Saturday, April 4, 2009

Achabal Garden in the 19th century

Bernier went to Achibal along the pilgrims' way. " Returning from Send-bray (Bawan) I turned a little from the high road for the sake of visiting Achiavel (Achibal), formerly a country house of the Kings of Kashemire and now of the Great Mogol. What principally constitutes the beauty of this place is a fountain, whose waters disperse themselves into a hundred canals round the house, which is by no means unseemly, and throughout the gardens. The spring gushes out of the earth with violence, as if it issued from the bottom of some well, and the water is so abundant that it ought rather to be called a river than a fountain. It is excellent water, and as cold as ice. The garden is very handsome, laid out in regular walks, and full of fruit trees apple, pear, plum, apricot, and cherry. Jets d'eau in various forms and fish ponds are in great number, and there is a lofty cascade which in its fall takes the form and colour of a large sheet, thirty or forty paces in length, producing the finest effect imaginable;especially at night, when innumerable lamps, fixed in parts of the wall adapted for that purpose, are lighted under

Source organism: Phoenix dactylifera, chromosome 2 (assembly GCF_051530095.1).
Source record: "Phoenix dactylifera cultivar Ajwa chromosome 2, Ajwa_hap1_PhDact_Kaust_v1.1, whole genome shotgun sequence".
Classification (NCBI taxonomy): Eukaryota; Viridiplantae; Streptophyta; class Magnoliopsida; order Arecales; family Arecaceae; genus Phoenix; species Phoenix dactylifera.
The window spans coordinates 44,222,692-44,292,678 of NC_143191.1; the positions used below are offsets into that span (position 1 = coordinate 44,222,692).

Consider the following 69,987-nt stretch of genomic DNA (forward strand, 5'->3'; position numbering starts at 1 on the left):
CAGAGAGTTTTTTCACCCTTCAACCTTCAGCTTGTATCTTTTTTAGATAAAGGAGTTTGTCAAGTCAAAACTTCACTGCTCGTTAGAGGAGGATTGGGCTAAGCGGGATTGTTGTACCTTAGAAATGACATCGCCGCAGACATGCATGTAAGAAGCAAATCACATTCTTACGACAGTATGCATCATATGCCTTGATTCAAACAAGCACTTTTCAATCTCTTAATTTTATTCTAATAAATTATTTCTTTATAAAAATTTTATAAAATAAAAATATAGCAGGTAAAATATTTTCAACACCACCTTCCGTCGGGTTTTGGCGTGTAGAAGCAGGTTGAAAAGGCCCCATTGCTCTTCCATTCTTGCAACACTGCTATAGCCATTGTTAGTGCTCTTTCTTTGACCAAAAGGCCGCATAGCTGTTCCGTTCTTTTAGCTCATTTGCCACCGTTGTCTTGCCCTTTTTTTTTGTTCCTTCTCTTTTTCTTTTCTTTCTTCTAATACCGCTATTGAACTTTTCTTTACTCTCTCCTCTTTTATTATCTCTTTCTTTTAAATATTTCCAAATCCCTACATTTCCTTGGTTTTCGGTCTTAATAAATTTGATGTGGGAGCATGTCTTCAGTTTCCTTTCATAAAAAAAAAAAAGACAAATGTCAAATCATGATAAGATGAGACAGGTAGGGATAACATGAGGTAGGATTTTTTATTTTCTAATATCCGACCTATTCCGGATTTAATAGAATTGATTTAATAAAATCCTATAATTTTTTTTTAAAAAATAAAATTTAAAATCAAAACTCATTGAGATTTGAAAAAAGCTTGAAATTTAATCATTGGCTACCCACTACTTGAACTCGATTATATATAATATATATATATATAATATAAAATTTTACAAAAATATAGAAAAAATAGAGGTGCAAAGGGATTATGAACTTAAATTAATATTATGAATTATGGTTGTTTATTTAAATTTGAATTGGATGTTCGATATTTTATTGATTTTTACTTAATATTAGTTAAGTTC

this sheet of water."

As in the case of nearly all these Kashmir gardens, the lowest terrace is destroyed by the highway, and Achibal Bagh is much smaller than it was in Mughal days. But nothing can spoil the natural loveliness of this river, gushing out of the honeycombed limestone cliff, just at the point where the mountains intrude farthest on the plains. It is an ideal site. If I were asked where the most perfect modern garden on a medium scale could be devised, I should answer without hesitation, Achibal. Nowhere else have I seen such possibilities for the combined appeal of a stately stone - bordered pleasance between ordered avenues of full-grown trees, and a natural rock and woodland upper garden with haunting, far-reaching views, where the white wild roses foam over the firs and the boulders, rivalling the " sheet of water " Bernier praised.

The garden, which had fallen into decay, was re-enclosed on a smaller scale by Gulab Singh, the grandfather of the present Maharaja of Kashmir. Opening out of the south wall there is a large harem building, with a Mughal hummum and a swimming tank for the ladies in the centre of the square.